Right now, the primary difference between Facebook and Google is the basic structure of their networks. Google, for the most part, is an open network: various and sundry details about you and your browsing habits are collected and retained as you go about your business on the web, but these remain generally anonymous. Buzz started off on the wrong foot by trying to mix this anonymous, open data set with the more closed network of Gmail. Facebook, on the other hand, started off as a more closed network, where your information stayed relatively safe within the confines of your personal network. Their privacy settings, however, have evolved towards making much of your profile public by default, often with little fanfare or notice. The shifting walls of security in both Buzz and Facebook have given their users and privacy advocates plenty of heartburn. It’s good to see a constant hum of awareness about what is truly private and public, as a lot of folks don’t seem to be aware of what’s happening to their data, but there’s one key observation that I see missing from these discussions: social networks only know what you tell them. If you don’t want your personal details to be shared under any means or circumstances, then don’t share them in the first place. You’ll cease to be concerned about your privacy if you don’t sacrifice it. Facebook is not magical; it won’t tell CNN what shows you watch and suggest articles without your intervention.

Of course, I understand that one of the main points of social networks is the sharing of information. You obviously can’t and shouldn’t be fearful of sharing, but you can be aware of how much you do share. The very nature of these networks will make people who follow you seem eerily clairvoyant about your comings and goings, but if you keep your details to a relatively general and innocuous nature, there’s neither harm nor foul. To that end, I’ve collected a few thoughts I hope will get you thinking more about your social privacy.

Always assume you’re talking in a room where you can be overheard. Closed networks like Facebook can be penetrated by those willing to be patient and creative, so don’t share things that would make you embarrassed, get you kicked out of your preferred religious place of worship, fired, or cause you to be incarcerated if it were suddenly made public to everyone. Stick to the facts. Don’t overshare. Be very mindful about broadcasting your location on tools like Fourquare. Folks running on the right side of the law are not the only ones being creative with these networks.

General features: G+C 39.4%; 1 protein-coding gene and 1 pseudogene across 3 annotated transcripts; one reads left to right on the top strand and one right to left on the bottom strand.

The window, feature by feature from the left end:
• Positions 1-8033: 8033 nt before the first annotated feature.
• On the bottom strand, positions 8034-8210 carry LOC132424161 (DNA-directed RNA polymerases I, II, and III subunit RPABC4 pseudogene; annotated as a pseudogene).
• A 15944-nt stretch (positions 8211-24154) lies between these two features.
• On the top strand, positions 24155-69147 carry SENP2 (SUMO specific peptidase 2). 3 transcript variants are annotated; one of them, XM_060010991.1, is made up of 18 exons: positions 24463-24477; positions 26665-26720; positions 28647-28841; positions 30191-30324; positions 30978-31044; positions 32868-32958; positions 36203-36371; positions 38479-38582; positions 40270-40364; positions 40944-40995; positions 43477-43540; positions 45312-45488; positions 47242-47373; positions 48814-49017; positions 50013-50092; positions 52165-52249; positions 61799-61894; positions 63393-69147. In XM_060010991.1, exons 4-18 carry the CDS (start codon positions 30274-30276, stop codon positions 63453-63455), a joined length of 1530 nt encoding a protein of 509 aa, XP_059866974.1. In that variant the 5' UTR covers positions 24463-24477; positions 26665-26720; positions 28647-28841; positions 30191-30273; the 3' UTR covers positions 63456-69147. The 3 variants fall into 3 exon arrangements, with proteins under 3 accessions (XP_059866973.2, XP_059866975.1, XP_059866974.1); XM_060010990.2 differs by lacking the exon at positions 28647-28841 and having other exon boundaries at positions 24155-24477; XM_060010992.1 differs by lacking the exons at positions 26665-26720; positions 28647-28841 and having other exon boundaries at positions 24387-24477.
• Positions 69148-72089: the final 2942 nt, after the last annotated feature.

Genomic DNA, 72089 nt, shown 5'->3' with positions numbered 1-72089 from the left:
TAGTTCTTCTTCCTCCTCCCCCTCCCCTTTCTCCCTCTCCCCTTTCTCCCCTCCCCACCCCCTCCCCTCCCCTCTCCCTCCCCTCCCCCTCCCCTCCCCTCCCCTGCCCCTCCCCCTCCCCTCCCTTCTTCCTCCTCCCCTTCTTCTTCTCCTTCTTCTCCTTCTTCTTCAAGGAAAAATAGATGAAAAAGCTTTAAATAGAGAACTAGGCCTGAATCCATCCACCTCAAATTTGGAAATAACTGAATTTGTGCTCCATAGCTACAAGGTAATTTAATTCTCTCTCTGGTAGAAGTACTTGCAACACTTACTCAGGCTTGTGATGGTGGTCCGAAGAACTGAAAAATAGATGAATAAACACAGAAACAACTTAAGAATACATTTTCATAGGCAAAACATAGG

Never settle for the default settings. If you’re just joining a social network, check your surroundings carefully before you reveal anything significant about yourself. Is the network open or closed by default? Is there an all-or-nothing set of options, or can you customize? A great quote I read on Twitter this week made the analogy that leaving your default settings unchanged was “like streaking in public”.

Stay informed about your network. If there’s an option to receive e-mails whenever the network makes a change, sign up for it. Follow resources like the Electronic Frontier Foundation and Help Net Security to learn about changes in privacy policies or security incidents that you may need to worry about. It never hurts to review your account preferences on a regular basis to confirm that you’re sharing (or hiding) exactly what you want.

Avoid revealing “security questions”. Banking and financial websites like to ask you “security questions” they feel “only you can answer” should you forget your user name or password. They’re usually along the lines of “what was your first pet’s name?” or “what is your mother’s maiden name?”, and are intended to decrease the likelihood of someone getting access to your account. People tend to be nice and chatty on social networks, and it’s become much easier for scammers to learn more about you. Social engineers look at what you post, what you like, who you talk to and follow, and use these details to fill in the blanks. Avoid talking about the subjects of your security questions or pick ones that are more obscure. The same goes for passwords: find something memorable but ephemeral: What song has been in your head recently? Was state does last week’s Powerball winner live in? What’s your cat’s least favorite toy? You get the idea.

Keep an eye on your friends. In networks like Facebook, where you can be tagged to photos or videos taken of you, with or without your knowledge, it’s important to stay aware of what your friends and colleagues are doing with your data, and, to a larger extent, your reputation. Make sure your account notifications are set up so that you’re sent an e-mail or text whenever someone associates anything in their profile with you. Don’t be afraid to tell people you don’t want anything posted without your permission; it is you, after all. Also, don’t “friend” people who you think will be less than trustworthy with your personal information. Check to see how much they make public, and then imagine how much of your profile would end up there if they start tagging your posts.

The struggles with your public presence and what you choose to keep private will continue to change as social networks progress in their evolution, but you can stay ahead of the game with a dose of skepticism and some healthy common sense.